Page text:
Nebraska Attorney General Doug Peterson said on Thursday he will take no legal action against doctors who prescribe two off-label drugs to treat or prevent Covid-19, as long as doctors get patients to sign an informed consent release and don’t also break any laws while in the process of treating patients for Covid.
Ivermectin, a drug used to treat parasites, is now being used increasingly for Covid, and hydroxychloroquine, a malaria drug, have become a flashpoint of controversy, with some calling the drugs helpful, while others mocking their use. Many doctors will not prescribe the drugs, while many people who have recovered from Covid credit the medications for their ability to overcome the virus.
Ivermectin is used worldwide for humans, but the liberal intelligensia has branded it “horse medicine,” as it is used widely in the U.S. to treat horses that have parasites. Conservatives have been more open to the use of the medications, and former President Donald Trump was treated with hydroxychloroquine when he got Covid-19 last year.
In a memo to Nebraska’s Health and Human Services chief executive, Peterson wrote that consumers and health care providers continue to be inundated with information and opinions regarding Covid-19 treatment and prevention. He noted that the sheer volume of conflicting information and demands from the public informed the need to make a decision about whether doctors could prescribe these repurposed uses for the two medications.
“After receiving your question and conducting our investigation, we have found significant controversy and suspect information about potential COVID-19 treatments. A striking example features one of the world’s most prestigious medical journals—the Lancet. In the middle of the COVID-19 pandemic, the Lancet published a paper denoun- cing hydroxychloroquine as dangerous? Yet the reported statistics were so flawed that journalists and outside researchers immediately began raising concerns. Then after one of the authors refused to provide the analyzed data, the paper was retracted, but not before many countries stopped using hydroxychloroquine and trials were cancelled or interrupted. The Lancet’s own editor in chief admitted that the paper was a ‘fabrication,’ ‘a monumental fraud,’ and ‘a shocking example’ of research misconduct in the middle of a global health emergency,” Peterson wrote in his advisory opinion to the State.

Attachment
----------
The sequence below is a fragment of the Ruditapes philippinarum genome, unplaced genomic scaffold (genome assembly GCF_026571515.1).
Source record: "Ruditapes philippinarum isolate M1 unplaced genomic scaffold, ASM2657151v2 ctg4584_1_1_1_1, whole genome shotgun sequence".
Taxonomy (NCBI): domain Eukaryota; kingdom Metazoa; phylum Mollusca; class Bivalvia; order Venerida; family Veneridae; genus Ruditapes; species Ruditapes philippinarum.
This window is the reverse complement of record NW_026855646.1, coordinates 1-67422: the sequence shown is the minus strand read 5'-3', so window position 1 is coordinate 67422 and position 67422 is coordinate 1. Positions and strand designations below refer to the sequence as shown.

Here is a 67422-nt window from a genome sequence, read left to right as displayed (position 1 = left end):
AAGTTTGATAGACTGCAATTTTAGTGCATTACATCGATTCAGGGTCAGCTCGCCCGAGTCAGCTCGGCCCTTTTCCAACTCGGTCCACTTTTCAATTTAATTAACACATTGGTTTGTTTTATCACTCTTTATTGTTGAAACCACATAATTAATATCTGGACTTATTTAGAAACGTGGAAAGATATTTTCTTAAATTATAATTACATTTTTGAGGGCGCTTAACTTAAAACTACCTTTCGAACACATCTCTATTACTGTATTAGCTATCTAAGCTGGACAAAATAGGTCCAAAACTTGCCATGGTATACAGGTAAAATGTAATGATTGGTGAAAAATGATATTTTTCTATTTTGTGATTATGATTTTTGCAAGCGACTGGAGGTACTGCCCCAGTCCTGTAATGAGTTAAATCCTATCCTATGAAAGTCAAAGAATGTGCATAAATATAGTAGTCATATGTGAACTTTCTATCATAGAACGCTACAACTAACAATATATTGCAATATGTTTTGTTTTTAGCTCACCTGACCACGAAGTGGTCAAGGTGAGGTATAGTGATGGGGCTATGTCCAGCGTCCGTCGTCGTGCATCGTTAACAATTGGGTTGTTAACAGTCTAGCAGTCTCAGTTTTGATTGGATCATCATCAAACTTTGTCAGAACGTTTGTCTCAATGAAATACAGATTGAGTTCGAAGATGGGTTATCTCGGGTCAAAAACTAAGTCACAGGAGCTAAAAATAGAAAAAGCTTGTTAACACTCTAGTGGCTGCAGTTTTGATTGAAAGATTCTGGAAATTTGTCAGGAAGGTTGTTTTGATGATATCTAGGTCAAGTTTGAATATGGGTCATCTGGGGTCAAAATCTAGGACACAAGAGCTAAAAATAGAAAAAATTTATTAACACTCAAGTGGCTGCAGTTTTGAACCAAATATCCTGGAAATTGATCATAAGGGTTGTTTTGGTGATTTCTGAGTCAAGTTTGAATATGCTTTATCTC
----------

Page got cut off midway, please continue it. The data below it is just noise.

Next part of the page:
Peterson noted that his opinion applies only to repurposing of ivermectin and hydroxycholorquine for unconventional uses for Covid treatment, but he also said other drugs might prove to show promise for treating Covid, and he might rule on those at another time.
“But in doing so, we do not mean to rule out the possibility that other off-label drugs might show promise—either now or in the future—as a prophylaxis or treatment against COVID-19. Also, because our investigation has revealed that physicians who currently use hydroxychloroquine for COVID-19 do so as either a prophylaxis or an early treatment for outpatients (as opposed to a late treatment in hospitalized patients), we will confine our consideration of hydroxychloroquine to those two uses.
“In addition, we note that there are treatment options the FDA has approved, either through an Emergency Use Authorization (“EUA”) or through the regular FDA drug—approval process, for COVID-19 prophylaxis or treatment. These include monoclonal antibodies, vaccines, and remdesivir. We do not take any position on those options because they are outside the scope of the question asked,” Peterson wrote.
“In the end, as we explain below, we find that the available data does not justify filing disciplinary actions against physicians simply because they prescribe ivermectin or hydroxychloroquine to prevent or treat COVID-19. If, on the other hand, healthcare pro- viders neglect to obtain informed consent, deceive their patients, prescribe excessively high doses, fail to check for contraindications, or engage in other misconduct, they might be subject to discipline. But based on the evidence that currently exists, the mere fact of prescribing ivermectin or hydroxychloroquine for COVID-19 will not result in our office filing disciplinary actions. While ourterminology throughout this opinion focuses on physi- cians prescribing these medicines, what we conclude necessarily applies to other licen-
sed healthcare professionals who prescribe, participate in, or othewvise assist with a treat- ment plan utilizing these medications,” Peterson wrote.
Hundreds of Alaskans are now ordering these drugs through doctors providing telemedicine services at Frontline Covid Critical Care Alliance in Florida, a group offering off-label use of these medications and a pantry of supplements, such as quercetin, zinc, vitamin D, and vitamin C, in an effort to help people boost their immunity.
Read the attorney general’s opinion below: